Trading terms and conditions
Why does a business need terms and conditions and trading?
It is a good idea to have separate terms and conditions of trading – one set for your customers and one set for your suppliers. Drafting your own terms and conditions will allow you to limit your liability, state your position on refunds and quality control and manage when ownership of your goods passes to the seller. With a retention of title clause, for example, you can retain title of goods you sell until you receive payment. Ordinary principles of contract law states that ownership passes at the point of sale or when the goods are delivered.
You should also bear in mind that you cannot opt out of certain statutory standards. For example, the Sale of Goods Act states that good supplied must be “of satisfactory quality” and you cannot use any terms which contradict this standard.
Drafting terms and conditions of trading
It is absolutely vital that you properly draft terms and conditions of trading so you properly protect your business and minimise the risk of costly and stressful disputes with suppliers or customers. This is particularly true when dealing with consumers as consumers are generally afforded a greater deal of protection than businesses in business to business sales.
What to include in your business terms and conditions
- Date of agreement
- Which periods the agreement would apply
- The names of the two parties
- Payment terms
- Timing – who will deliver what and when and is time of the essence
- Schedules listing specific matters where relevant
- Statement that the contract will proceed on the terms agreed and a signature indicating their understanding.
How to draft terms and conditions
The most basic elements are an offer which is accepted by another and for both to have an intention to be legally bound which is normally indicated by a signature on a written contract.
Be aware of certain elements:
- There should be a date specifying when the offer will expire.
- Ability to cancel the contract. A clause should specify which party can cancel the contract and on what terms. Care must be taken to restrict the scope of this clause to ensure the promises of each party are definable and not too wide. If they are considered too wide the contract will be rendered void and therefore unenforceable by law.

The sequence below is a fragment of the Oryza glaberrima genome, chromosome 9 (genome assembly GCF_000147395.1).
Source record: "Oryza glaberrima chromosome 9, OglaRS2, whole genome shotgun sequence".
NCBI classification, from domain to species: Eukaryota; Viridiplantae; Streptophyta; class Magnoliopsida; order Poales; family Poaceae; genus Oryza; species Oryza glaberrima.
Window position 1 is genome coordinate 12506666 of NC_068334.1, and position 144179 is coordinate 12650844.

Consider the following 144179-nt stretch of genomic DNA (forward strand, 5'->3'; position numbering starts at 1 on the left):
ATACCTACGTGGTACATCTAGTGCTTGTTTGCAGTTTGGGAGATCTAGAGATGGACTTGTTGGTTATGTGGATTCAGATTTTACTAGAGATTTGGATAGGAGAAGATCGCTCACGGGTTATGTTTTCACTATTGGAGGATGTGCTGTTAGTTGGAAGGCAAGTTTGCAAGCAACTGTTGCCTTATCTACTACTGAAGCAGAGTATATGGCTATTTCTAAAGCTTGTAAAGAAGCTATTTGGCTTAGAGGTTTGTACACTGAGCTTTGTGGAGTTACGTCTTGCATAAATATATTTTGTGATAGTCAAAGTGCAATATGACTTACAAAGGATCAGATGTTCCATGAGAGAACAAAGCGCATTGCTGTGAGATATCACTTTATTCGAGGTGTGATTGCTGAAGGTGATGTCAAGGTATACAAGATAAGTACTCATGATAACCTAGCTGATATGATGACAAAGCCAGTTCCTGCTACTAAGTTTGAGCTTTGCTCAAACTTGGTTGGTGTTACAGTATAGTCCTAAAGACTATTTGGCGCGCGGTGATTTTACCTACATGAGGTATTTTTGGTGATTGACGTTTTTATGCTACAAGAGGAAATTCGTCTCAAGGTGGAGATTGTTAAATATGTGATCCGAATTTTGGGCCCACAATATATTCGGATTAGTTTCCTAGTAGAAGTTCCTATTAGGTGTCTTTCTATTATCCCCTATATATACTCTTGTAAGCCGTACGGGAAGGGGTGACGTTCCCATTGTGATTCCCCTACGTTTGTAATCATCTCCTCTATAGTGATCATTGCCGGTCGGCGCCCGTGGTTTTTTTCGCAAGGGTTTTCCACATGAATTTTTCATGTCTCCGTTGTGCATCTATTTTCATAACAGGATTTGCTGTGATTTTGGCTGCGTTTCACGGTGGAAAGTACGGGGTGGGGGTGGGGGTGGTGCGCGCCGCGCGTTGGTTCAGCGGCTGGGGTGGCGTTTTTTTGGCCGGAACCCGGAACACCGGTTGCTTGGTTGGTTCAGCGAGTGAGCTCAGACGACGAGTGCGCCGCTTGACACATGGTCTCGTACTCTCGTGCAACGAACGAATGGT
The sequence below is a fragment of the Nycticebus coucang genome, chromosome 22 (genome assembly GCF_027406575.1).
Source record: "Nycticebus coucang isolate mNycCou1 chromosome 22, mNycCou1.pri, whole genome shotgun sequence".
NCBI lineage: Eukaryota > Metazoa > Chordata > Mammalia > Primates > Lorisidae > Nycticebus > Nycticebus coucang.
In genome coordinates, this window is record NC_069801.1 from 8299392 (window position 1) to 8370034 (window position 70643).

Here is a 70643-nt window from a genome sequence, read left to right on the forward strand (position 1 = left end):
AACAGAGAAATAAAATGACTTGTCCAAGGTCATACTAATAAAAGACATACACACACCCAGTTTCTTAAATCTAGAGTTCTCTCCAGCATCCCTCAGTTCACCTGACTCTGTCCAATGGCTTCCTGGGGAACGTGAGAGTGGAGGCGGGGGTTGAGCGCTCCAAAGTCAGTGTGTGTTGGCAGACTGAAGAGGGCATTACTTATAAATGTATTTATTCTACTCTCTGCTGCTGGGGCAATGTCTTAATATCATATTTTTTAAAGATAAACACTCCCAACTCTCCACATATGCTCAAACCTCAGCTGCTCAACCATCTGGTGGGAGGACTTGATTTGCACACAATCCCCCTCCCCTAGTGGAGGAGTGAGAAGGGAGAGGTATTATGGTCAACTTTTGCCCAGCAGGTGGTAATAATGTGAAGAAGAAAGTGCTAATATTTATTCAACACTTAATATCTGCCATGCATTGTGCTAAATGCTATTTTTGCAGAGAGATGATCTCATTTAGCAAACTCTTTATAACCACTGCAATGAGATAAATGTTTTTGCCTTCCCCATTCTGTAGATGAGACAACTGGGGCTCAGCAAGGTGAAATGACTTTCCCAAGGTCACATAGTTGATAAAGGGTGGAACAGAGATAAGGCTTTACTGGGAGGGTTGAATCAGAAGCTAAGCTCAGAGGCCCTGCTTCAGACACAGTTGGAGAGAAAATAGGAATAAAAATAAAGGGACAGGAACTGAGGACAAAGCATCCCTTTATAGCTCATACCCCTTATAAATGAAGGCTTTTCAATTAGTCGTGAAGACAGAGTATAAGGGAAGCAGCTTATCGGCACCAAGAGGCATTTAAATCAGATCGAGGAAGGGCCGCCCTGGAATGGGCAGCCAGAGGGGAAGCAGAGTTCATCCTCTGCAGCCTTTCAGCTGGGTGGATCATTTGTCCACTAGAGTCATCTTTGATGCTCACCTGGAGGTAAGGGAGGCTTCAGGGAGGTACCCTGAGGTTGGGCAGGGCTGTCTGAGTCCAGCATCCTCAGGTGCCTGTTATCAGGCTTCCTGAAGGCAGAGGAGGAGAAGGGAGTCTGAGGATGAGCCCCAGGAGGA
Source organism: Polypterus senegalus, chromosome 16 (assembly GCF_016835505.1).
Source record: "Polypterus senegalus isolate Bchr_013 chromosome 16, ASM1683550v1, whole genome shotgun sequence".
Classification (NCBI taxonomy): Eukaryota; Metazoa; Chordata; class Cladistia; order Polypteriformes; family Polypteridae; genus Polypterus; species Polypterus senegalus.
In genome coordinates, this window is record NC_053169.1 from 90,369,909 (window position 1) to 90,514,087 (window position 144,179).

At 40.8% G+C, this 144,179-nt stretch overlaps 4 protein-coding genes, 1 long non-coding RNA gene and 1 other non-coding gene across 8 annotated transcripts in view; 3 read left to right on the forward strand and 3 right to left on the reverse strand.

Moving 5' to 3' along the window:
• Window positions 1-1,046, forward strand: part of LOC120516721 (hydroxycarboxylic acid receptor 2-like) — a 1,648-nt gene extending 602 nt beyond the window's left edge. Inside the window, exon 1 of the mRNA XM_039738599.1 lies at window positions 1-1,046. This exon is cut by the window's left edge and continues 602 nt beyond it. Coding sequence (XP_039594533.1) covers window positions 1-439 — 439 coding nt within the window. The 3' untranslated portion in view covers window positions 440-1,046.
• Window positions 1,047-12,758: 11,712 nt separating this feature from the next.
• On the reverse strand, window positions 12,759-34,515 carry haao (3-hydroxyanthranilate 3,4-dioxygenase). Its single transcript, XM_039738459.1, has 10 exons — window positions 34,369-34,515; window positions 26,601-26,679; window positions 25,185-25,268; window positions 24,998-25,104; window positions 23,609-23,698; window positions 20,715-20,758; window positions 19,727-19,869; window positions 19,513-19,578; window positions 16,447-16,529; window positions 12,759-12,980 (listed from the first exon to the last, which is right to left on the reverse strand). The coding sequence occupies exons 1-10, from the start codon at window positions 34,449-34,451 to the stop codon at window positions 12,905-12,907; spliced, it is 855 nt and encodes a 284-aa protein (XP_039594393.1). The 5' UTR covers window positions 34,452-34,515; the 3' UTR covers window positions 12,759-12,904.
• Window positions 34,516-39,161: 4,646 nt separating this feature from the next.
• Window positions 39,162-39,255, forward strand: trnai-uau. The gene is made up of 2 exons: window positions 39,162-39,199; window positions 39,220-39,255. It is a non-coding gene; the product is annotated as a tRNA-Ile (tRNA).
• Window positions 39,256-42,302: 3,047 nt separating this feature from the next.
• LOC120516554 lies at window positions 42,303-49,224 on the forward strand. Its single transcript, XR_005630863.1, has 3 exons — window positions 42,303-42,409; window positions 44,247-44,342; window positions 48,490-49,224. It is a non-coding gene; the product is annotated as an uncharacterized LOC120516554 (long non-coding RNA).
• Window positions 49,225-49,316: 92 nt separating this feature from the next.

- Variation. If one party agrees outside the terms of the contract to do something more than what was initially agreed, the contract will only be enforceable if the other party provides something more to make the contract proportionate.
- Waiver. A doctrine of waiver means that a contract is no longer enforceable after a specified time. Typical consumer contracts require delivery of goods within 28 days otherwise and after this time the contract will be rendered unenforceable.
- Promissory estoppel. The law here is not always predictable. This doctrine is known to overlap with the doctrine of waiver. Where the doctrine of waiver disallows, say, the recovery of a sum of money, the doctrine of estoppel steps in if the court considers this to be unfair. This allows a defence against the automatic doctrine of waiver to ensure the original terms of the contract might still be enforceable.
What is an exemption clause?
If you enter into a legally valid and binding contract, it is common to find clauses in the contract which determine the outcome of a breach of the contract by either one party or both, typically by seeking to restrict that liability. These clauses are known as exemption clauses.
If you need solicitors to draft or advise on your business terms, please do get in contact.
Haven't found what you need yet?
Why not search the whole site?